• Caribbean countries are quite weak and Venezuela is in chaos due to political instability


Recreational Properties Sales

There was a panel of four speakers: Michelle Sullivan of Christie’s International Real Estate (CIRE) Aspen, Ricardo Costa, owner of LUXIMO’s Portugal, David Fetveit of PureWest Realty of Flathead Valley, Montana and Ruth Gustafson of Provenance Properties, Cayman Islands. It was interesting to hear about their markets and the creative ways they use the Christie’s affiliation to sell their properties. Each market is quite different.

Michelle Sullivan of Aspen shared her creative marketing ideas and she consistently writes a blog about interesting things to do in Aspen. Aspen combines the best of two worlds. It offers the great outdoors–skiing, fly fishing, hiking–yet also has art galleries and sophisticated shops and restaurants.  She likes to take her clients to enjoy everything Aspen has to offer in addition to just showing properties. Michelle shared that Aspen is quite strong and there is a lack inventory especially in the $5,000,000 zone. Big ticket properties north of $10,000,000 take a little longer.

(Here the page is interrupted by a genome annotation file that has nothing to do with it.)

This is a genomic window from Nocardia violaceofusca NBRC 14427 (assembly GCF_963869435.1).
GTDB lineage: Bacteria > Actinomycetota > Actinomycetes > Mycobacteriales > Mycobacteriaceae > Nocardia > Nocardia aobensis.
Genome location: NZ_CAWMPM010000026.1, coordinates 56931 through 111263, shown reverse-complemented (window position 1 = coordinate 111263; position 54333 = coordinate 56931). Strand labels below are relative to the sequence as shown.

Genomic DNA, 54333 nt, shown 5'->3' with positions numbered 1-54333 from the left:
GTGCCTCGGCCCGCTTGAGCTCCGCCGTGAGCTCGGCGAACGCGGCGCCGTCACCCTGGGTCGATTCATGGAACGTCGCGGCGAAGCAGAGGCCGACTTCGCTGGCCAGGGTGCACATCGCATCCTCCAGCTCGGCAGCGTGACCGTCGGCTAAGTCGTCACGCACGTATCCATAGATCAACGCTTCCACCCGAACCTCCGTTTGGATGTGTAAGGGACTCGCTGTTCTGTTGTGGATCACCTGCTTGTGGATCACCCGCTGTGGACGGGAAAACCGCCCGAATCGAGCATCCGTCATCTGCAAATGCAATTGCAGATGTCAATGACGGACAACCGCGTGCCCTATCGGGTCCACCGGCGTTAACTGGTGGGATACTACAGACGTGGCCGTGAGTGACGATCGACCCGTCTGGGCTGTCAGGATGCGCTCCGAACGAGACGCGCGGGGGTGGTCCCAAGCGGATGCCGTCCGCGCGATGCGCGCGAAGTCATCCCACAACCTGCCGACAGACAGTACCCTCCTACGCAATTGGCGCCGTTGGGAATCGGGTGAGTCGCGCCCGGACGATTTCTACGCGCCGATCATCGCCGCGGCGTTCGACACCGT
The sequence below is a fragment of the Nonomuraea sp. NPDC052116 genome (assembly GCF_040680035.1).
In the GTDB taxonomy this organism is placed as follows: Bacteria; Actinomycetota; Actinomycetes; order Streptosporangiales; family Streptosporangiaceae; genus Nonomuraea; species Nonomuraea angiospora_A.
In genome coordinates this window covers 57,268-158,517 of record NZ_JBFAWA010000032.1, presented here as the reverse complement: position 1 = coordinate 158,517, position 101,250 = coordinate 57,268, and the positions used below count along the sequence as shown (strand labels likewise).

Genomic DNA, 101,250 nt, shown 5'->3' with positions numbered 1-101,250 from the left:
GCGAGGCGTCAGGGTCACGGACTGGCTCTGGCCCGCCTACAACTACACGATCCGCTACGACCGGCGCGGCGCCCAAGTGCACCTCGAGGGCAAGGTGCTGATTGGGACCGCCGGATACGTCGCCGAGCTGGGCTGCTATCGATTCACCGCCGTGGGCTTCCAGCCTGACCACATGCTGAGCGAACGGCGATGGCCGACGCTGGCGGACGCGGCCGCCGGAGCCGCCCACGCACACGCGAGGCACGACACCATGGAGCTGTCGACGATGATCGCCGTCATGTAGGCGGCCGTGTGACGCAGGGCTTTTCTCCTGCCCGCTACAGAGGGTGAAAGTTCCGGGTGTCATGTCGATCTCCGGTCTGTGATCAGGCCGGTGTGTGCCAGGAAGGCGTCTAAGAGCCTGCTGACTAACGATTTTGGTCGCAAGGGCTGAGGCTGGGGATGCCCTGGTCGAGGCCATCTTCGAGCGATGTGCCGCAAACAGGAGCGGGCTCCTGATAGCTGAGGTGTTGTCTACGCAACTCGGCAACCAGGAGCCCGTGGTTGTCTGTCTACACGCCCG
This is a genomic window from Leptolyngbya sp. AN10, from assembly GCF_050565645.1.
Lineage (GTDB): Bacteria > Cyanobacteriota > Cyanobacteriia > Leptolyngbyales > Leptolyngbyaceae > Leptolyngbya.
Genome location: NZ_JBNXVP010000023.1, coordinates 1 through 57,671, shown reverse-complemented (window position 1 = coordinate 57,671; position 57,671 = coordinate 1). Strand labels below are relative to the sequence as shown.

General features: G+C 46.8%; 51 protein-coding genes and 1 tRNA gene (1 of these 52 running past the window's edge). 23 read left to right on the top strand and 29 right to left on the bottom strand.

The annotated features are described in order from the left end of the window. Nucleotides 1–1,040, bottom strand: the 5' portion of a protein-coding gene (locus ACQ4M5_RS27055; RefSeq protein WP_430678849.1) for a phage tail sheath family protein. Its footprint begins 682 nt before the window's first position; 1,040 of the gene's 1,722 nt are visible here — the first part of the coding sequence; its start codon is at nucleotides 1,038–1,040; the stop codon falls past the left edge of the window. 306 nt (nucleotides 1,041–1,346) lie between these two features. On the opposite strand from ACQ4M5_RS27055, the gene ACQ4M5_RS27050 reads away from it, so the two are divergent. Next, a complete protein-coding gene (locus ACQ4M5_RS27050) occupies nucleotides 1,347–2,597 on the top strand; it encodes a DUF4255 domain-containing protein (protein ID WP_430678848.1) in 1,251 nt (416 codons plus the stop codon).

The Montana real estate market is made up of buyers that are predominantly third home owners and still has not completely recovered from 2008. Things tend to stay on market much longer than other areas. He mentioned that his biggest marketing tool is selling the natural landscape.

Portugal’s Ricardo Costa touted it as one of the safest countries in Europe and said people look to invest there for that reason in addition to the beauty, history and culture.

The Cayman Islands are small and Ruth Gustafson said she sells “the island life” with buyers coming predominately from the US and Canada.

432 Park Avenue